scribed by some writers as a kind of marine bears. Their bright, intelligent-looking faces are familiar in all our zoölogical collections, and their sports and antics are always amusing, and never fail to collect a crowd wherever they can be observed.
The true seals live in the northern seas. They are the main reliance of the Eskimo for his support, and supply him with food, Fig. 1.—The Seal (Phoca vitulina). light, fuel, clothes, thread, strings, and leather. The best-known species is the common seal (Phoca vitulina, Fig, 1), which is common in the European seas, and is often seen in New Brunswick and along the New England coast. It is brownish above and white beneath, mottled, pied, or marbled, and has a handsome hair, which is much prized by the Indians.
The Greenland seal (Phoca groenlandica, Fig. a), also called, from the very conspicuous manner in which the fur of the adult is colored, the harp seal, is the animal of which the Eskimos make the most use. The male is grayish-white with black markings, the female brownish with black, and the young snow-white. The animals live in herds on the floating ice along the Greenland coast, and are sometimes Fig. 2.—The Greenland or Harp Seal (Phoca groenlandica). carried to Labrador, Newfoundland, and even to England; and they have recently been shown, by Dr. C. Hart Merriam ("Popular Science Monthly," vol. xxvii, p. 140), to be very abundant in the St. Lawrence River as far up as the Saguenay.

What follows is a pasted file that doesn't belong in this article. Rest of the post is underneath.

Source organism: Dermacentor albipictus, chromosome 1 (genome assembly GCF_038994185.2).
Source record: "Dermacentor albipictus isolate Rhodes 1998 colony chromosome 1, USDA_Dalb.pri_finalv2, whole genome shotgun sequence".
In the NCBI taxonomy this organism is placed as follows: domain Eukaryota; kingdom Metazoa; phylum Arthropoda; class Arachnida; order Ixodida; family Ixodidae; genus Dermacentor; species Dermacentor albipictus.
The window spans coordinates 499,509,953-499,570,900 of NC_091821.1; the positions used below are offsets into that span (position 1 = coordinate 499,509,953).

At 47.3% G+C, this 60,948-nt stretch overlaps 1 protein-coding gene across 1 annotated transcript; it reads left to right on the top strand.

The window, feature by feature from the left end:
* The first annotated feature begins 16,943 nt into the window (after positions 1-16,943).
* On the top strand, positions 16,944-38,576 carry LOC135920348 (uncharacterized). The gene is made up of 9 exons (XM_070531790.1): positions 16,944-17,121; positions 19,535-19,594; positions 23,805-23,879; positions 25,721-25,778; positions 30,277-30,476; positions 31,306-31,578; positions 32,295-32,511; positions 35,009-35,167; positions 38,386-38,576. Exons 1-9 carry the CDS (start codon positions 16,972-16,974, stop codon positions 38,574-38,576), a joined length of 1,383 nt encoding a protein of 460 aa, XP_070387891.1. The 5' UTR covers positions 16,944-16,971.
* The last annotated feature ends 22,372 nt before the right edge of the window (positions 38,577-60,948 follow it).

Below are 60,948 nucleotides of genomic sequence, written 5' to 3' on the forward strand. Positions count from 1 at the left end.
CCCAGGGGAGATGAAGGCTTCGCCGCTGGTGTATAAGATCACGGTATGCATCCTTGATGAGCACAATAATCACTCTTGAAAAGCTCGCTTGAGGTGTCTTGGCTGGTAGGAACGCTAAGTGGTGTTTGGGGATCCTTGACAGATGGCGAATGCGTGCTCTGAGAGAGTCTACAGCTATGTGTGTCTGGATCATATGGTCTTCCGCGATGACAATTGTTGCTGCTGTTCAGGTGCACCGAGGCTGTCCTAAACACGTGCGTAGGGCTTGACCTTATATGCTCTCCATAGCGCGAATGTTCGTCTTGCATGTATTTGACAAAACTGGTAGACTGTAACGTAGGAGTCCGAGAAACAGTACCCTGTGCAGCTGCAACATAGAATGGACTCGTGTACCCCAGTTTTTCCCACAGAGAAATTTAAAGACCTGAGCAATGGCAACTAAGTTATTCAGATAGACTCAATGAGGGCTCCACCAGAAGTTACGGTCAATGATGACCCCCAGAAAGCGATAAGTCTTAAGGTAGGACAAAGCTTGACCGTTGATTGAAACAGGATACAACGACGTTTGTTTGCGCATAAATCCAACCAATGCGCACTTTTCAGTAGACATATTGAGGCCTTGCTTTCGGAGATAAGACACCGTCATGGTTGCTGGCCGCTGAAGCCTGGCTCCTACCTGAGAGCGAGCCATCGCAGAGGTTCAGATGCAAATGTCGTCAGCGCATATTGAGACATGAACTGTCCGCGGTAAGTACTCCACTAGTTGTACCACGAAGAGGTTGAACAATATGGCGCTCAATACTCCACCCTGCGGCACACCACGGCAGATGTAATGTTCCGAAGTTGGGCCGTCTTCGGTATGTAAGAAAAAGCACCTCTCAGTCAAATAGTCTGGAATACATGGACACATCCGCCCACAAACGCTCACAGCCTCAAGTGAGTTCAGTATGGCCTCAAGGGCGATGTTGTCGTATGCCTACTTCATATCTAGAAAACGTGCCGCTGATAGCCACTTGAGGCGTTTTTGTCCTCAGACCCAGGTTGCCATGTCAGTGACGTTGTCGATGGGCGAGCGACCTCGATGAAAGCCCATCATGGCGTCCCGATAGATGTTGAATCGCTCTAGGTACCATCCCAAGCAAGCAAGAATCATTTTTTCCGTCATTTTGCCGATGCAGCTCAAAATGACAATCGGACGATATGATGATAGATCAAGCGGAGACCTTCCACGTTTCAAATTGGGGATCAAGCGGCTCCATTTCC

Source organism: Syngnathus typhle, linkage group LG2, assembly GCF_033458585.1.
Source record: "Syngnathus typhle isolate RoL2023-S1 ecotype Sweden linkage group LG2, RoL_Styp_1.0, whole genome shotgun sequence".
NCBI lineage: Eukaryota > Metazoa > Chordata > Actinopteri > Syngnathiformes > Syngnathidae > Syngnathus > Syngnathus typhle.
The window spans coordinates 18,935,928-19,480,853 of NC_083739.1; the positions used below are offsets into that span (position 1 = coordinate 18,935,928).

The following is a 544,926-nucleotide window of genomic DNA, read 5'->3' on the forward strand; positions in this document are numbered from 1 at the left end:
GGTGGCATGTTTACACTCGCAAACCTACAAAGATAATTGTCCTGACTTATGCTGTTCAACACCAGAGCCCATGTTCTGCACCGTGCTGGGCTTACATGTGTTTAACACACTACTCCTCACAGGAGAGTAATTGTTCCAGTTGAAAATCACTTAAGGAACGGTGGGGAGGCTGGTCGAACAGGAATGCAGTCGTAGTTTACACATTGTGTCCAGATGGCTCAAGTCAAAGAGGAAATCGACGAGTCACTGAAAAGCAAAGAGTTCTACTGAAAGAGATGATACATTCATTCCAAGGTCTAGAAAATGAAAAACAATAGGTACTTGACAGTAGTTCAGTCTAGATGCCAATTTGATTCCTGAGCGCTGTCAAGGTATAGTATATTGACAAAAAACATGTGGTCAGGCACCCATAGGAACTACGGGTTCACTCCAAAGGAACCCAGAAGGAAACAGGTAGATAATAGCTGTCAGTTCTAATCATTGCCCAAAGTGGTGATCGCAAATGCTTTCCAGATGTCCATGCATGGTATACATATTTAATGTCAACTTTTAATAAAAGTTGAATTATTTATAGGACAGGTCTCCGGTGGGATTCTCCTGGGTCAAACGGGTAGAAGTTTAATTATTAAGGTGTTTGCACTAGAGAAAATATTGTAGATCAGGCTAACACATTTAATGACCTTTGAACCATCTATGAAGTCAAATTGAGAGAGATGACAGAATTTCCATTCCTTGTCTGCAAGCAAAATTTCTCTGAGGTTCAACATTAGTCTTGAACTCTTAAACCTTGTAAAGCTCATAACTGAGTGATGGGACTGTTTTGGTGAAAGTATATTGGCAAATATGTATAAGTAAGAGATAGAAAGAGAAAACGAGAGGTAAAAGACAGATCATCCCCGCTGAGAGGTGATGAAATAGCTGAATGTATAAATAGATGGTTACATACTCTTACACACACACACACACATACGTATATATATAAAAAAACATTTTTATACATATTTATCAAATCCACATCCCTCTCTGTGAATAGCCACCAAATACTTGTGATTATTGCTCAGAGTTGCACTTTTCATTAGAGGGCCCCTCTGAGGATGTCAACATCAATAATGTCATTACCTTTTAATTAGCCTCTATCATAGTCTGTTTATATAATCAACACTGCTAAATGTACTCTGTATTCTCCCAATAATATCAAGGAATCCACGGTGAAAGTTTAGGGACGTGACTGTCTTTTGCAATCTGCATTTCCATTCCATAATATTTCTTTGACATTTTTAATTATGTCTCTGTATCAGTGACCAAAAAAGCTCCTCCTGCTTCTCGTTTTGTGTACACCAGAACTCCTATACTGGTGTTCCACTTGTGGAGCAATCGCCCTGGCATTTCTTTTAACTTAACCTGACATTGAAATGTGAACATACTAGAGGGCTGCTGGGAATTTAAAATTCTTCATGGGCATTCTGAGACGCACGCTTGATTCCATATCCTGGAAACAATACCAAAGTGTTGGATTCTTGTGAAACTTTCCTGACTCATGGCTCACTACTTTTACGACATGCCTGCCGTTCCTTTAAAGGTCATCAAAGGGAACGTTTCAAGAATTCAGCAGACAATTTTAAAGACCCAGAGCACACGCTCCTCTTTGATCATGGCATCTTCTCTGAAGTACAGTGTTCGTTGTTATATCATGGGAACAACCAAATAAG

The hooded seal (Stemmatopus cristatus, Fig. 3) is distinguished from the other species by a membranous or muscular sac on the back of the head, which is penetrated by chambers communicating with the nose, and may be inflated